(b) anthoxanthins, a group of colorless compounds further divided in several categories, including flavones, flavans, flavonols, flavanols, isoflavones, and their glycosides. Flavonols are mainly represented by myricetin, fisetin, quercetin and kaempferol.

2.3 Stilbenes

Stibenes are structurally characterized by the presence of a 1,2-diphenylethylene nucleus with hydroxyls substitued on the aromatic rings, and exist in the form of monomers or oligomers. The best known compound is trans-resveratrol, possessing a trihydroxystilbene skelelton.

2.4 Tannins

Tannins are a group of water-soluble polyphenols having molecular weights from 500 to 3,000 which are subdivided into condensed and hydrolisable tannins, and commonly found complexed with alkaloids, polysaccharides and proteins, particularly the latter. On the basis of structural characteristics there are two groups, gallotannins and ellagitannins of hydrolysable tannins.

2.5 Diferuloylmethanes

Diferuloylmethanes are a small group of phenolic compounds with two aromatic rings substitued with hydroxyls, and linked by aliphatic chain containing carbonyl groups. There are also some other polyphenols such as hydroxytyrosol, a simple polyphenol presenting in olive fruits and olive oil [12,13].

Table 1. Classification and sources of dietary polyphenols

Class and subclass Dietary polyphenol Foods or beverages Ref


Anthocyanidins Cyanidin 3-galactoside Fruits: blackberries,black currant,blueberries, black grape, 6

Cyanidin 3-glucoside elderberries,strawberries, cherries, plums, cranberry, pomegranate 14

Cyanidin 3-arabinoside juice, raspberry 15

Cyanidin 3-xyloside Others: red wine 16





Flavonols Myricetin Vegetables: capers, celery, chives, onions, red onions, dock leaves, 7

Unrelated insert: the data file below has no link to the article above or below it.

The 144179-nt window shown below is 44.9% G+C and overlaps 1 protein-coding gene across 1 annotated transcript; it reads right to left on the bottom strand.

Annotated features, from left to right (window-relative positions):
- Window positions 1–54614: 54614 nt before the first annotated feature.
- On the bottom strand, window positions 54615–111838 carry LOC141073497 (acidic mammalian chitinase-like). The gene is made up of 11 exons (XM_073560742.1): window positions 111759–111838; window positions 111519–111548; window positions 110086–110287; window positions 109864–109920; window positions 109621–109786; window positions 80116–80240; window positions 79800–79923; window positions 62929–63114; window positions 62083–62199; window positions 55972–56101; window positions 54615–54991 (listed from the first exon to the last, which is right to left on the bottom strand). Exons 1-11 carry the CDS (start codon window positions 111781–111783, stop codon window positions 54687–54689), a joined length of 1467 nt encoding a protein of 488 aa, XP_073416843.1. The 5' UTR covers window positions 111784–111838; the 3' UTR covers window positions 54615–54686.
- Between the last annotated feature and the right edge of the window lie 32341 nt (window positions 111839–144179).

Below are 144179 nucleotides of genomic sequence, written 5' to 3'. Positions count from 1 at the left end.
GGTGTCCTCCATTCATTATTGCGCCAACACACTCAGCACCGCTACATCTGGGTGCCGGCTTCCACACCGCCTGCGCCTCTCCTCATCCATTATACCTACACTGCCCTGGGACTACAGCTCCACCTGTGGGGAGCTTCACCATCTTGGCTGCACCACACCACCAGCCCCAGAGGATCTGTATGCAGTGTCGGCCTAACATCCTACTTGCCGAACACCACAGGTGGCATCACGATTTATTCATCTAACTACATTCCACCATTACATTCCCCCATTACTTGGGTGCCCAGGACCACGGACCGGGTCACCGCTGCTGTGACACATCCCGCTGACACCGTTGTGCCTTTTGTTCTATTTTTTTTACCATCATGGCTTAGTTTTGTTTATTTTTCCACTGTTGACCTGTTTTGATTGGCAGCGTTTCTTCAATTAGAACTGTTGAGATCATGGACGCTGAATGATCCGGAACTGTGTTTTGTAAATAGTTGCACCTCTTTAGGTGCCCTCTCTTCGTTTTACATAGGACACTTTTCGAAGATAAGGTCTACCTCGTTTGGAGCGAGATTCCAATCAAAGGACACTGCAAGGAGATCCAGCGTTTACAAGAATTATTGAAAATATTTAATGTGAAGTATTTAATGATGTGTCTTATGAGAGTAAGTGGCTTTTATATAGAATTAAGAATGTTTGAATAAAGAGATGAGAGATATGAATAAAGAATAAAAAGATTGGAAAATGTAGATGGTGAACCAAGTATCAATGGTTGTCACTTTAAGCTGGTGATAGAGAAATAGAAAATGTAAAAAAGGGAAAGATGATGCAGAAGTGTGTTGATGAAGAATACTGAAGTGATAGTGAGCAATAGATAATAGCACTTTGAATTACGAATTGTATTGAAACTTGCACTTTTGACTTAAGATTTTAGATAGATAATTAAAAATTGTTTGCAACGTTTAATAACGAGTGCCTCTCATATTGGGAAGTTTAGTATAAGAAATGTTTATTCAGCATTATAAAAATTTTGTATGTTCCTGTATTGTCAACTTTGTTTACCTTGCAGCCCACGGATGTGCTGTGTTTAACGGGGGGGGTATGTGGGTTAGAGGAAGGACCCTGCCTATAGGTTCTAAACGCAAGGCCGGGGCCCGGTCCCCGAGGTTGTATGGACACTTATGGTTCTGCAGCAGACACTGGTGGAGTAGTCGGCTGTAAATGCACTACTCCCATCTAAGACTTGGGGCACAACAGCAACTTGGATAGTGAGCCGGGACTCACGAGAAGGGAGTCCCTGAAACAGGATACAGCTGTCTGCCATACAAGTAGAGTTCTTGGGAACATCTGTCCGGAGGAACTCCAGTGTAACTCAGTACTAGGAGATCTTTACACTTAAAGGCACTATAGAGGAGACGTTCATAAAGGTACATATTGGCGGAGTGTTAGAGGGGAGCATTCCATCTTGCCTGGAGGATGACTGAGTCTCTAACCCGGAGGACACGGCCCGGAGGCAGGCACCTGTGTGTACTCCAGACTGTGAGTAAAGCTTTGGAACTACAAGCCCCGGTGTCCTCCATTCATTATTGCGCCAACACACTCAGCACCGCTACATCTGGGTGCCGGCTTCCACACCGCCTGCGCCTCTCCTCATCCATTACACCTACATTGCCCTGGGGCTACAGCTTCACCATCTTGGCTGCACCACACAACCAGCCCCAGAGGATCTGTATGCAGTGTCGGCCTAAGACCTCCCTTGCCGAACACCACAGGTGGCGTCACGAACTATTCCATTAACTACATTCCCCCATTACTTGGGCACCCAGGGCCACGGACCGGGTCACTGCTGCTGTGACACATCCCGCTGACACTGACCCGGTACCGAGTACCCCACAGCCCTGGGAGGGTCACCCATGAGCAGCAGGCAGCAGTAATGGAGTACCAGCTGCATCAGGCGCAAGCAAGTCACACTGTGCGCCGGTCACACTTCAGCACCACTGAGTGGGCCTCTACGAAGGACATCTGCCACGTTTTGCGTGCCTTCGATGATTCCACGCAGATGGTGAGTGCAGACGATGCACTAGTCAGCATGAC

Fisetin fennel, hot peppers,cherry tomatoes, spinach, sweet potato leaves, 17

Quercetin lettuce, celery, broccoli, Hartwort leaves, kale 14

Kaempferol Cereal: buckwheat, beans(green/yellow)

Isorhamnetin Fruits: apples, apricots, grapes, plums, bilberries, blackberries,

blueberries, cranberries, olive elderberries, currants, cherries, black

currant juice, apple juice, ginkgo biloba

Spices and herbs: dill weed

Others: red wine, tea (green, black), tea (black beverage), cocoa

powder, turnip (green), endive, leek

Flavanones Naringenin Citrus fruits and juices: lemon, lemon juice, lime juice, orange, 18

Eriodictyol orange juice, grapefruit, tangerine juice 19

Hesperetin Spices and herbs: peppermint 20

Flavones Apigenin Fruits: celery, olives 14

Luteolin Vegetables: hot peppers, celery hearts, fresh parsley 21

Spices and herbs: oregano, rosemary, dry parsley, thyme 22

Table 1. Cont.

Flavanols (+)-Catechin Fruits: apples, apricots, grapes, peaches, nectarines, pears,plums, 23

(Flavan-3-ols) (-)-Epicatechin (-)-Epicatechin 3-gallate Morin (-)-Epigallocatechin (-)-Epigallocatechin-3- gallate (+)-Gallocatechin Procyanidins Prodelphinidins raisins, raspberries, cherries, blackberries, blueberries, cranberries Others: red wine, tea (green, black), chocolate (dark, milk), white wine, cocoa 24

Isoflavones G eniste in Fruits: grape seed/skin 25